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A CurtainUp Review
By Elyse Sommer
The Nap was commissioned and first produced by the Crucible Theatre in Sheffield which hosts the World Snooker Championship. And its success in Sheffield has now brought it to our shores, but with an American cast and creative team.
Such locally cast transfers of very British plays are risky propositions, which seems even more the case given The Nap's oddball subject. But if anyone can entertainingly heighten our understanding and appreciation of snooker, Mr. Bean is the man. Like Michael Frain, he has a well-earned reputation as one of Great Britain's best serious as well as comic playwrights. And Manhattan Theatre Club can be counted on to support their productions with a top drawer cast and creative team.
Both Bean and Manhattan Theatre Club have made good on both counts.
Though not quite on a par with One Man, Two Guvors, Bean has developed a story about the world of professional snooker into a darkly entertaining crime caper.
The nominal hero of that caper is Dylan Spokes (Ben Schnetzer), rising star on the professional snooker circuit who's returned to his hometown of Sheffield for the annual World Championship match. We first meet Dylon for whom the game is like a religion in a seedy local snooker room where he's joined by his devoted dad Bobby Spokes (John Ellison Conlee), an ex-con and long-ago snooker player who taught him the fine points of the game. The father-son chat is interrupted by Mohammad Butt, Integrity Officer, International Centre for Sport Security (Bhavesh Patel) and Eleanor Lavery (Heather Lind) of the National Crime Agency who bring warnings about a match fixing scheme that turns out to be all too true and draws the principled Dylan into the underhanded doings.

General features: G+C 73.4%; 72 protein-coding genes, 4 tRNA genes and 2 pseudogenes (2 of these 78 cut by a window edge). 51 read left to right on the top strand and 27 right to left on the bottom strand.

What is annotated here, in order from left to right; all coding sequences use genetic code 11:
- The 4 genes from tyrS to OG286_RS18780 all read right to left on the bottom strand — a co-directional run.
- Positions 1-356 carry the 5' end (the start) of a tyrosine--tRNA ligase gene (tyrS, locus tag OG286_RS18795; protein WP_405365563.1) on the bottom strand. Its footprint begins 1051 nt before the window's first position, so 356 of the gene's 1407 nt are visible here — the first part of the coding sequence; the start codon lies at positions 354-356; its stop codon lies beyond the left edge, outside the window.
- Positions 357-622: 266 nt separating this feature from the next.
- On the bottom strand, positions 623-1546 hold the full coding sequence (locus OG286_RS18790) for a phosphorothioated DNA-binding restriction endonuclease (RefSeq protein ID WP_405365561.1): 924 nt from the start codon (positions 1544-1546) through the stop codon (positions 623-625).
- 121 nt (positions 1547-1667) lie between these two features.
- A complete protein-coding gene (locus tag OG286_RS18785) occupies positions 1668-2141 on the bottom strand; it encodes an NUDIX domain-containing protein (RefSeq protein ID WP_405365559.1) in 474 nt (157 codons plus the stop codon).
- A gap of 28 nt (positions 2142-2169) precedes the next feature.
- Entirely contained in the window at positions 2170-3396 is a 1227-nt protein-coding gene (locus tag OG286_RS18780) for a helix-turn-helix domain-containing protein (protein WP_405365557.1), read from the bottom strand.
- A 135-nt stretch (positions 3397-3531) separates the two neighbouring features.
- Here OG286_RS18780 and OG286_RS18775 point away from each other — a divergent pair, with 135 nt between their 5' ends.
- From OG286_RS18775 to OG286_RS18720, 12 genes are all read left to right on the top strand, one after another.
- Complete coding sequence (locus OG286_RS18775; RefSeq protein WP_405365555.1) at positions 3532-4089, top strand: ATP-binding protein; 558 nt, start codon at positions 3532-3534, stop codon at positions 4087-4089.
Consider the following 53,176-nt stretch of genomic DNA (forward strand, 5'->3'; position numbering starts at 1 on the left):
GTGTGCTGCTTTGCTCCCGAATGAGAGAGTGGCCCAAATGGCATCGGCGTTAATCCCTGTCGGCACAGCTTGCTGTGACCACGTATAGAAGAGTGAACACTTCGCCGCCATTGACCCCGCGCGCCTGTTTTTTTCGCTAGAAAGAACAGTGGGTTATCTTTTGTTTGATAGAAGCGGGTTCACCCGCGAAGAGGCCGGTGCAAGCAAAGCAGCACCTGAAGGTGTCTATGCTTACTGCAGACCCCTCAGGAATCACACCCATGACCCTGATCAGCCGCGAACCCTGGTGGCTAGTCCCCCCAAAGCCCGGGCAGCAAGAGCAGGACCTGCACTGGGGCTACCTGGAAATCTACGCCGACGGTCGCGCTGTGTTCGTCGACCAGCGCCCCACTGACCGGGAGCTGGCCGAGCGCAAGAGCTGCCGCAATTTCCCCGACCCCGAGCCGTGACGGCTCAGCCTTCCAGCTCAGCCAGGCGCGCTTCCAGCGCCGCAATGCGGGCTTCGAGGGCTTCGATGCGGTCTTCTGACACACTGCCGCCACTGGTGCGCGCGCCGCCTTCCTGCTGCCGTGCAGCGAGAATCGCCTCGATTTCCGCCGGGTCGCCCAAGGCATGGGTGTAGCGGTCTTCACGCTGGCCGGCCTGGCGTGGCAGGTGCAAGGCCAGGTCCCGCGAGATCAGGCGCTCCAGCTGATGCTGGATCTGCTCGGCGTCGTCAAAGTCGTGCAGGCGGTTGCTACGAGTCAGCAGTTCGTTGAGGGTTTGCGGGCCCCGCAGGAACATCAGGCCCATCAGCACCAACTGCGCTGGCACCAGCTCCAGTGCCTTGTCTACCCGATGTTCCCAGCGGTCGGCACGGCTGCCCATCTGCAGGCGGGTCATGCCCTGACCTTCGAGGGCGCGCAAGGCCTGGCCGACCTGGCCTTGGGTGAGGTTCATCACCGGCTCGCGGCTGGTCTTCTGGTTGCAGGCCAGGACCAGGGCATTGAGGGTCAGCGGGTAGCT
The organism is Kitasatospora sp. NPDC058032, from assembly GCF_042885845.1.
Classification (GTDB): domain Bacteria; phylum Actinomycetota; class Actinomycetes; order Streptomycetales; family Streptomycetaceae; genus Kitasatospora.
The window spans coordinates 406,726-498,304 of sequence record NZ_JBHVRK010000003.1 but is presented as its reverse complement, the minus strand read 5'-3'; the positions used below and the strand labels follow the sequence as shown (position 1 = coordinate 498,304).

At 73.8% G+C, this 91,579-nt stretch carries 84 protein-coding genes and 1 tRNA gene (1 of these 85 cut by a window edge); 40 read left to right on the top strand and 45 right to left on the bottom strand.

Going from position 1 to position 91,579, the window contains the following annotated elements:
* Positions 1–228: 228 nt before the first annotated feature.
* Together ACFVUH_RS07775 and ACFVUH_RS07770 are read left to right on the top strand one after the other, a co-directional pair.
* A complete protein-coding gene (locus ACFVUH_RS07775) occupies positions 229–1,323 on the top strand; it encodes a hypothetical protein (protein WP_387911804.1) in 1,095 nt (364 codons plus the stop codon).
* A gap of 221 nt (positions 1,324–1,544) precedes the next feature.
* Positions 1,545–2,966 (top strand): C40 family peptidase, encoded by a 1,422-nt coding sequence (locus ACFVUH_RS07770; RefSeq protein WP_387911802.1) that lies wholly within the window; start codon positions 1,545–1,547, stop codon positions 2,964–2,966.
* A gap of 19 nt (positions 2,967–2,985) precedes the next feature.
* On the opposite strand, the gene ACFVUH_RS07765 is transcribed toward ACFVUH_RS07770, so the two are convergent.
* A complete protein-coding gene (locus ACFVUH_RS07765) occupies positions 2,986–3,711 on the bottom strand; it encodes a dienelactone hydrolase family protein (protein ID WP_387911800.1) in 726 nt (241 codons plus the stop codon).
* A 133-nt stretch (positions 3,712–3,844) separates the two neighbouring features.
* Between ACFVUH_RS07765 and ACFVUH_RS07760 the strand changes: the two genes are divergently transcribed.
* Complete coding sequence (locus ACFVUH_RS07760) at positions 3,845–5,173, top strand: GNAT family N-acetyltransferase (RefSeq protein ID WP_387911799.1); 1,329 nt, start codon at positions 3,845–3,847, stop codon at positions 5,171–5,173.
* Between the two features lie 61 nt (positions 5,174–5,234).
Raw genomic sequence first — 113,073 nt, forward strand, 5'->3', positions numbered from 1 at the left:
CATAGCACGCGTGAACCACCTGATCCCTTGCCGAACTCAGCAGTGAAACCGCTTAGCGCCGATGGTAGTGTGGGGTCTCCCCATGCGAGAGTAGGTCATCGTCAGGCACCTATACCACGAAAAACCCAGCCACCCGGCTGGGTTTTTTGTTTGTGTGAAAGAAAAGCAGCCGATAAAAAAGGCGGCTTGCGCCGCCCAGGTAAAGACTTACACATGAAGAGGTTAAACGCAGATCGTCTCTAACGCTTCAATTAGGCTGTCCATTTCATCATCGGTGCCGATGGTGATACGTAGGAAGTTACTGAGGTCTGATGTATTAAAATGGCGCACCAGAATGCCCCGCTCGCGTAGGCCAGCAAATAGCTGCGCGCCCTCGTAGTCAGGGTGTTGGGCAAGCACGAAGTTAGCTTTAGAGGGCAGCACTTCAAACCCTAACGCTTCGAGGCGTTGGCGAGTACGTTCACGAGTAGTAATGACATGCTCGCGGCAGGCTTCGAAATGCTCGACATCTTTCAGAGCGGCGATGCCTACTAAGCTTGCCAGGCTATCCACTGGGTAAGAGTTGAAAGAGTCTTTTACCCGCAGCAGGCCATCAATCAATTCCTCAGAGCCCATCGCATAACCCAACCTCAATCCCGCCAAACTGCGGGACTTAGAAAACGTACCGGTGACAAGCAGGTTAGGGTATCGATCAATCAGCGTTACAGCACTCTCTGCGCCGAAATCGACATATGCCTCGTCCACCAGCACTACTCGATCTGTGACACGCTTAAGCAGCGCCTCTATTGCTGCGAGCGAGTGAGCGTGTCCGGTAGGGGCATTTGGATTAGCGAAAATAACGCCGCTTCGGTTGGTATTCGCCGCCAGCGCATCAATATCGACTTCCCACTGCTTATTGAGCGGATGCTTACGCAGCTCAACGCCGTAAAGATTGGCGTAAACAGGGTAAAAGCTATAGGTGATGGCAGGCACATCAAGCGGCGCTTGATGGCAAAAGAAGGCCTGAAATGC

To unfurl the gag and revelation stuffed plot twists Bean has created a group of colorful over-the-top characters not all of whom are exactly who they seem to be. There's Dylan's fast-talking, agent Tony DanLino(Max Gordon Moore) and his transgender sponsor Waxy Bush, (Alexandra Billings), who now wants to have the money spent furthering his snooker career immediately repaid. Adding to the escalating chaos are a group of grifters like Dylan's lowlife mum Stella Spokes (Johanna Day) and her current boyfriend Danny Killeen (Thomas Jay Ryan).
Besides the scenes that introduce us to Dylan, his dad and establish the threats to his plan to honorably play the world championship match, Bean has worked two scenes into his script that allow the audience to actually see the beleaguered hero battling it out at the snooker table. What's more, the clever Mr. Bean has managed to work in a love story.
Manhattan Theatre Club has gone all out to support the wild and wooly goings with a pitch perfect acting and crafts team and one of its top drawer directors, Daniel Sullivan. As designed by David Rockwell, scenes in a seedy snooker club, a hotel room, the living room of a country home rise and fall. The actual game playing scenes allow the audience to see the contestants playing on stage and also projected on a large screen. Everyone is dressed to hilarious perfection by costumer Kaye Voyce.
Though I know as little about snooker as most of you reading this, the MC on hand to comment on what's happening during that final match helpfully provides enough clues about the rules of the game to make it easy to follow without feeling at sea. What's more, his comments are quite amusing.